Shrimp and heat questions

Discussion in 'Shrimps and Crabs' started by codyrex97, Jun 23, 2016.

  1. codyrex97Well Known MemberMember

    How hot can shrimp take? Specifically Amano shrimp. My tank goes from 78 to 82 slowly throughout the day, cooler at night and hottest in the middle of the day. Is this bad? This happens in nature yes? So I assume the slow fluctuation is something the fish will be able to handle, as long as the temperature doesn't exceed their limits. My tank has a Betta and Amano shrimp. The Betta I'm not worried about as those temps are within his range, but the shrimp I'm unsure about.

    Info is much appreciated, thanks!

  2. I'm not Fish-istValued MemberMember

    From my personal experiences with shrimp they can take up to about 85 ish. Most common shrimp can be in water from 65 F' to warm tropical temps ( 78 - 82) I have owned many shrimp and amanos are tough little buggers. What size tank do you have and what is the wattage of your heater(s)?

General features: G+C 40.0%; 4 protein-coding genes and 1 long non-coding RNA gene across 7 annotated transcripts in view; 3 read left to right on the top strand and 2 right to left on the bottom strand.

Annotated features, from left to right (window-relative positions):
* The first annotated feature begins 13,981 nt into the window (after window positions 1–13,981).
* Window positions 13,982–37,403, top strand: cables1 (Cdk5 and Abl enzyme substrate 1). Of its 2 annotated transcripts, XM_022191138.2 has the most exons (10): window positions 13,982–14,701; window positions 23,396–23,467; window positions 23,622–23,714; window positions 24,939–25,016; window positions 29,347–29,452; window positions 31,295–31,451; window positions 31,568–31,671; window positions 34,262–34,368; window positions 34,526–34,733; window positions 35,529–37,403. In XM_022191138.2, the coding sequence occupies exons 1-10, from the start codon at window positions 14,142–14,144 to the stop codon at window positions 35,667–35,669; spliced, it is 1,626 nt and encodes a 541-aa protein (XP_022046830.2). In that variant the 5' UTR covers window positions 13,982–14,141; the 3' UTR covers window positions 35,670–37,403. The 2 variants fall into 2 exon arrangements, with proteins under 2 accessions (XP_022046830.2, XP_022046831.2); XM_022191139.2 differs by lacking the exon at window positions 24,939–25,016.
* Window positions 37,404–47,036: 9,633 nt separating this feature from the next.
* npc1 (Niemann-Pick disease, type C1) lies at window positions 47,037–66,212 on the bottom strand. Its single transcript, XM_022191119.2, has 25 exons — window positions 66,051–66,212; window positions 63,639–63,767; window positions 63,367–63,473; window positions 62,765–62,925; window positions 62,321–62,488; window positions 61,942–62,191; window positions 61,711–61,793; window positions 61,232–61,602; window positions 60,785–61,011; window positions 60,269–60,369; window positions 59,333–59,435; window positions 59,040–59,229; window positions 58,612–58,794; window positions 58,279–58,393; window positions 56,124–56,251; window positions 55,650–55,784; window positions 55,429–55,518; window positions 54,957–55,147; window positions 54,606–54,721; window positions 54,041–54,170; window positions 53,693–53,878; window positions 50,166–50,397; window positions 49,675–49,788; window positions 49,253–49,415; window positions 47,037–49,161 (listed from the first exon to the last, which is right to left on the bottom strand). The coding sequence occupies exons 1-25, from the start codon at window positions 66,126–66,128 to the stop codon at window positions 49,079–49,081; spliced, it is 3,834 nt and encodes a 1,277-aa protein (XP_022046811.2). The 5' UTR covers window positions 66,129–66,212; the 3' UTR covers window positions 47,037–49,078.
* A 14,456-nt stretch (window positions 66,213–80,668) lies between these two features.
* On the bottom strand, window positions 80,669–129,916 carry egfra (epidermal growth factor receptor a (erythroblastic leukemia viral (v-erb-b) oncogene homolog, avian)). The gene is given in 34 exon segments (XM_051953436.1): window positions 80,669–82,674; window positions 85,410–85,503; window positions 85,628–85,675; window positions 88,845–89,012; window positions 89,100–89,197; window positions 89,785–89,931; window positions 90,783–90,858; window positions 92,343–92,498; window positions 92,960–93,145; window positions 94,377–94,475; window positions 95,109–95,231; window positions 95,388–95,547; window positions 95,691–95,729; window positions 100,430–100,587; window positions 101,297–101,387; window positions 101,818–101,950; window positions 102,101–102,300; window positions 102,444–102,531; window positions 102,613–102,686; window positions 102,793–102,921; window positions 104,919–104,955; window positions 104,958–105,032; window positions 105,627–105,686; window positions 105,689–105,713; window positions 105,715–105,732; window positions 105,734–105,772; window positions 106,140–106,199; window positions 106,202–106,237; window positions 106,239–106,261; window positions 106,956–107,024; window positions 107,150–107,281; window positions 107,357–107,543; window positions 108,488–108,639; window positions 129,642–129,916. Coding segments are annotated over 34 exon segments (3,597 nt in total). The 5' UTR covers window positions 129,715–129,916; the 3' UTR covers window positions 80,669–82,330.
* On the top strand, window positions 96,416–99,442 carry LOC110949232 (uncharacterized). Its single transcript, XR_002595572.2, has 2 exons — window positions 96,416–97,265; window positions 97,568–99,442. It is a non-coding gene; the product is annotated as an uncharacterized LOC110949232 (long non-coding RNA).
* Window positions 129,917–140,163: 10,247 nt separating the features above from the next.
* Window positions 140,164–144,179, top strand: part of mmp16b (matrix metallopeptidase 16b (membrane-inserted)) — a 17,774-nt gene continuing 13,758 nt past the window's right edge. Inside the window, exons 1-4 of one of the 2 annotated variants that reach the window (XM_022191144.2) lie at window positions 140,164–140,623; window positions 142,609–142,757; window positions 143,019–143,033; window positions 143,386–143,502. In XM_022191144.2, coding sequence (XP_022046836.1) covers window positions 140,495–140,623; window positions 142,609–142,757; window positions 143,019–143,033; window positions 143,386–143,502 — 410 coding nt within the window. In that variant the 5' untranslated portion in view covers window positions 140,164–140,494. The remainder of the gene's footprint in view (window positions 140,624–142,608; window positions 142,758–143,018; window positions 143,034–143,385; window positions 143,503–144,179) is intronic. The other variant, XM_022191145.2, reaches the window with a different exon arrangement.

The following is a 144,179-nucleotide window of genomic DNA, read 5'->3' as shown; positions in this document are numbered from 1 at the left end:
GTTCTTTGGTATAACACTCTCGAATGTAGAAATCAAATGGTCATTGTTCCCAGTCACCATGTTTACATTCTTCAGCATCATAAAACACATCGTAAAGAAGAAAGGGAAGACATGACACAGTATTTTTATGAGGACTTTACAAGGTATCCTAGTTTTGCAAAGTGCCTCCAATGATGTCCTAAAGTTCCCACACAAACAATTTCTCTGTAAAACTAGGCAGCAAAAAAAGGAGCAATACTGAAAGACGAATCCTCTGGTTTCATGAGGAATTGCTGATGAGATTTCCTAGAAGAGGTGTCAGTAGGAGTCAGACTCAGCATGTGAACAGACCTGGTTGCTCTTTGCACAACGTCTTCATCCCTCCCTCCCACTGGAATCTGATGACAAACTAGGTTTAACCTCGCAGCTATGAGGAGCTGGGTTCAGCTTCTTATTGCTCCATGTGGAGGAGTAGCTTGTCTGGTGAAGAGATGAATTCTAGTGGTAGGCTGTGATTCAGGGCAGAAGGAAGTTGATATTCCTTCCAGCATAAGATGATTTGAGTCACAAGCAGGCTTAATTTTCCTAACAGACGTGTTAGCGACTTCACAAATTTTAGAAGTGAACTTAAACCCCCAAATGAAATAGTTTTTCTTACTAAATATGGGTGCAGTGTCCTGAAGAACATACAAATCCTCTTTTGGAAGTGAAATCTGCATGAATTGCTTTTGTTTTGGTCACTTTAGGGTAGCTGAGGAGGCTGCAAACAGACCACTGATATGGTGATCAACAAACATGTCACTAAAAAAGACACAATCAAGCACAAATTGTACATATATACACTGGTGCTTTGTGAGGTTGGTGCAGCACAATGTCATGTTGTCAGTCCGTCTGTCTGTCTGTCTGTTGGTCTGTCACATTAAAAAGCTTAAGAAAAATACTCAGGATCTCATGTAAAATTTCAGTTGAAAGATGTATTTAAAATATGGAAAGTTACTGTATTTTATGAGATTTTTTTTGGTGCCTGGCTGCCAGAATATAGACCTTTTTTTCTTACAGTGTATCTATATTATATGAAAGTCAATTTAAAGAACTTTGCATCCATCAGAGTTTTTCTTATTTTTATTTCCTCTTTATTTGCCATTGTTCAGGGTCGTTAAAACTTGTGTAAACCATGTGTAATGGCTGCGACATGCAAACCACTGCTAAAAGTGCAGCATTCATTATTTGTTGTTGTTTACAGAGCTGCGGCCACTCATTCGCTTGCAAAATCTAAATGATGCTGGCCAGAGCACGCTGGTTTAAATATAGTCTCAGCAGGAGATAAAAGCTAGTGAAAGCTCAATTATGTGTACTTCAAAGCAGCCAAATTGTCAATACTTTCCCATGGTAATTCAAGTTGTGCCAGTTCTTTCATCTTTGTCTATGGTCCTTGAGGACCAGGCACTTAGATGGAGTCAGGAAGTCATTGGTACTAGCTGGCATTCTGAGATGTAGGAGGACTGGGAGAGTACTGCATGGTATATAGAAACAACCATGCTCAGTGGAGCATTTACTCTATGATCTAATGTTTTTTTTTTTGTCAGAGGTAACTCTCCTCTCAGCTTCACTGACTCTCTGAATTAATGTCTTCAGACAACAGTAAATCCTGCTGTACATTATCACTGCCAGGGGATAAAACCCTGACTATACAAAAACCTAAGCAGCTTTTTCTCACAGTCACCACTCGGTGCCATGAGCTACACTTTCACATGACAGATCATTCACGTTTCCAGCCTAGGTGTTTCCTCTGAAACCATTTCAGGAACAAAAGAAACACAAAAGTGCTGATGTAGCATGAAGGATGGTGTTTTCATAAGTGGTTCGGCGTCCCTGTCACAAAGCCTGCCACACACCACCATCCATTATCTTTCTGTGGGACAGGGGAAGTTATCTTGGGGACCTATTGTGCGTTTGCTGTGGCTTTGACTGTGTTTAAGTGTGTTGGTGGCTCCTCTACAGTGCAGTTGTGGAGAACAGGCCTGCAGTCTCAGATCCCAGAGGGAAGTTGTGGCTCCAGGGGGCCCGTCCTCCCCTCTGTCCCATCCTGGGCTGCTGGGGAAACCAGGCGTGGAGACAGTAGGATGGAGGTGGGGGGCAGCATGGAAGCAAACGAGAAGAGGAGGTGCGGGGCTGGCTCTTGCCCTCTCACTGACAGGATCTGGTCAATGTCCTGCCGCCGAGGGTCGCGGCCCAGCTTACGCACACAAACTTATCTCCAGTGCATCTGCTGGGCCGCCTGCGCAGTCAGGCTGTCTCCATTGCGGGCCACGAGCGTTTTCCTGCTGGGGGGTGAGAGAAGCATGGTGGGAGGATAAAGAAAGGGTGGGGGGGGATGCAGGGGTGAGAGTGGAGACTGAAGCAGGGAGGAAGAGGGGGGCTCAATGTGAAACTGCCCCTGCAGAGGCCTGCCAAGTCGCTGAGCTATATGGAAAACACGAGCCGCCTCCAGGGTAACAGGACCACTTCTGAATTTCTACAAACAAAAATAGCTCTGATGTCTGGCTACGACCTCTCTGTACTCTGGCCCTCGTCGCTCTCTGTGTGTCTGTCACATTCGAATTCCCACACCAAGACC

3. codyrex97Well Known MemberMember

    My tank is 10 gallons, the heater is a 50 watt and keeps the tank at least 78 degrees, but with summer time here, my tank gets to like 85 degrees at hottest part of the day.

    I have a Betta and I had 3 Amano shrimp but 2 just up and disappeared...still haven't discovered if they escaped or if they burrowed somewhere or died. I pulled up some plants and tried to find them but nothing. Only one Amano remains now. I intend to get him some buddies soon because he seems very shy by himself, as he's stuck to hiding in the Java Fern where as when there were 3 they hung out in the open.

  4. I'm not Fish-istValued MemberMember

    Shrimp are very crafty escape artists. They will climb anything and everything with those many legs of their's. So the chance that they escaped and suffocated out of water is very high. They most likely crawled out the tank because they were uncomfortable with the high temps. They can survive those temps but they will Not thrive. If you have an adjustable heater try slowly lowering it over a 2 days by say, 3-4 degrees. Good luck with your shrimpy